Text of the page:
In Virginia Beach, the post-mortem odyssey of the bottlenose dolphins usually begins with a bit of burlap and a dusting of green-tinted fly repellent.

Unless it is one of the few fresh carcasses -- those that would offer valuable information to the scientists investigating the sudden dolphin die-off -- a member of the Virginia Beach maintenance crew drags it up to the edge of the beach, away from the August crowds, unceremoniously covers it with burlap and leaves it to be retrieved by one of the Smithsonian Institution's Marine Mammal Collection's staff members.

Dead dolphins. Scores of them. For the scientists, an unprecedented mystery. For the sentimentalists, the sad passing of benign, much-beloved creatures. For the Smithsonian's Marine Mammal Collection, a windfall.

"This represents 10 years of research for us," said William McLellan, a Smithsonian field technician who has joined the team of specialists assembled in Virginia Beach. The mass mortality of dolphins has washed ashore about 200 dolphins from the coastal waters of the East Coast. In the Virginia Beach and Chesapeake Bay area, which usually produces one marine mammal stranding every couple weeks, McLellan estimates the team has retrieved 65 dolphin carcasses since the epidemic began to appear seven weeks ago.

"I'd much rather see them swimming in the water," Charles Potter, manager of the Marine Mammal Collection, said Saturday while he worked on a dolphin found on the beach at Fort Story. "But the neat thing about this, from our standpoint, is that we are getting such a cross section from the population."

Scientists, restricted to examining stranded marine mammals, have been forced to rely on data heavily skewed to the vulnerable age groups -- the very young and the very old. But this summer's epidemic has brought ashore dolphins of every age group and of both sexes, offering a rare sampling of the population.

Potter crouched over the deteriorated carcass of a small female nursling, pulled out her organs, pondered an unusual patch of crusty necrotic tissue in her abdominal cavity, dropped pieces of tissue into little plastic bags and, finally, placed the head in a thick garbage bag, tied it, tagged it and loaded it into a truck.

To lovers of the playful bottlenose, such an end may border on the gruesome. But to the scientist, this is routine data collecting: a Smithsonian field number, measurements and "vital statistics" recorded on a Cetacean Data Record, a no-frills necropsy -- the animal equivalent of an autopsy -- and a quick decapitation. And eventually, for the scientifically useful pieces -- the skull, the flipper, the stomach contents, its parasites and its sex organs -- a place in the collection and research projects of the Smithsonian's marine mammal program at the National Museum of Natural History.

As the deaths continue, drum-shaped Liqui-Paks filled with dolphin parts will arrive by the truckful at the loading dock of the museum building. They will be stashed in the back of a walk-in freezer, along with the heads of baby whales and other tissue samples. When time permits, they will be thawed and examined.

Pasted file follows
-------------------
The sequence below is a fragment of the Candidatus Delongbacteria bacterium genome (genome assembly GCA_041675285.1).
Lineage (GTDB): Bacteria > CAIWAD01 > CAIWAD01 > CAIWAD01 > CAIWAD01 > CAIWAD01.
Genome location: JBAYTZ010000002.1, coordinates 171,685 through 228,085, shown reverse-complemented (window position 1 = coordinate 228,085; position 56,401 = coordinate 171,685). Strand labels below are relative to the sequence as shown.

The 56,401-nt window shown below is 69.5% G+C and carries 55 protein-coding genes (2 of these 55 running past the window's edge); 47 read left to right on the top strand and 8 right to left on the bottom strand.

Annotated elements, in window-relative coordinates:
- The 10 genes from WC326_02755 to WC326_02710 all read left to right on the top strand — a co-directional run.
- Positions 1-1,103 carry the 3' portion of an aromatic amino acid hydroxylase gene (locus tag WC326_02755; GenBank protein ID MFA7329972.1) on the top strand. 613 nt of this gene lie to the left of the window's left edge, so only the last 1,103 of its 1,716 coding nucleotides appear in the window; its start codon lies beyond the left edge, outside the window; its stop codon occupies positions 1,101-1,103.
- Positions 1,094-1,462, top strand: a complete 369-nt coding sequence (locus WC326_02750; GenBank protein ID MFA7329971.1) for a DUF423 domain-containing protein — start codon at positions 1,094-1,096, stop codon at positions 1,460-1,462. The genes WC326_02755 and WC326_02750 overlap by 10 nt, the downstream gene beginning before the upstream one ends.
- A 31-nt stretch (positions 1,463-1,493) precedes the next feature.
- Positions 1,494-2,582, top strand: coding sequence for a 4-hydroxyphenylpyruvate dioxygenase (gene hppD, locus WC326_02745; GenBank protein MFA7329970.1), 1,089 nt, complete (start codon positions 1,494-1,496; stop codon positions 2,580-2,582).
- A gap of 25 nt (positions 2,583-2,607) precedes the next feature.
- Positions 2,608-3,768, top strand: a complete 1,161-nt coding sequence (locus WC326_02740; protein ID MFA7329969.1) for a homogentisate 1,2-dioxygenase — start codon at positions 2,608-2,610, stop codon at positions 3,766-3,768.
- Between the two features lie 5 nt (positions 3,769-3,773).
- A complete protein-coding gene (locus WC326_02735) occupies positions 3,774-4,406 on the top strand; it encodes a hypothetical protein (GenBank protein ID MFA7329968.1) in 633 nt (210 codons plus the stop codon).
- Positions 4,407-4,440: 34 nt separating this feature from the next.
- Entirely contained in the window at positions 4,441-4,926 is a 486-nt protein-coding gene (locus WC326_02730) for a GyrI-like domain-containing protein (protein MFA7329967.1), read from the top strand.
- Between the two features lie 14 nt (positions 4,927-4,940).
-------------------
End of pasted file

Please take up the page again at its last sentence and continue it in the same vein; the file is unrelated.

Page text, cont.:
Flippers will be radiographed. Perhaps an unusual specimen -- some middle ear tissue that is filled with parasites, for example -- will be dropped into a bottle of alcohol and stored on a shelf in the Alcohol Room on the third floor of the museum. Skulls and other skeletal parts will spend two or three weeks in the Beetle Room, where the larvae of carpet beetles will clean the bones with such voracious thoroughness that the only trace of soft tissue to remain from the dolphin will be a coarse powder that looks like lumpy sawdust.

Finally, its skull will have a place in a cabinet in the museum's basement, the Small Marine Mammal Osteology Collection.

"For years and years, we have been banking away data on the bottlenose dolphin," said James Mead, curator of marine mammals at the Smithsonian. "We are interested in getting the basic natural history data on dolphins: What they eat, their stomach contents, when they become sexually mature, when they become physically mature, their patterns of movement, are the animals at Virginia Beach one school that comes in and stays there, or do they occupy the vanguard of a migrating population and the animals you see off Virginia Beach are different every week -- part of a migratory strain?"

To a large extent, to study the natural history of cetaceans, the scientific order that includes whales and dolphins, is to be an ambulance chaser.

Because of the Marine Mammal Protection Act of 1972, the scientists are limited to what nature gives them -- to what washes up on shore. "If you are going to look sideways at a cetacean," Mead said, "you have to have a federal permit."

Thus, the Smithsonian's Marine Mammal Stranding Center, authorized by the National Marine Fisheries Service, enables scientists to respond to the strandings in the Chesapeake Bay, Virginia Beach and South Carolina area to minister to the sick ones and to retrieve the dead ones for their research.

"We are going about compiling the biological information of cetaceans in the same way that an alien life form might compile the natural history of humans if he were restricted to information that was derived from the county coroner's office," Mead said.

The Marine Mammal Collection of the Smithsonian has "the largest collection of cetaceans in the world by a factor of three or four," Mead said.

The Smithsonian has specimens of all but six of the 75 species within the cetacean order. The ubiquitous bottlenose dolphin -- known to marine mammalogists as tursiops truncatus -- is not one of those six species: The collection has 524 tursiops specimens on record and many more on the way.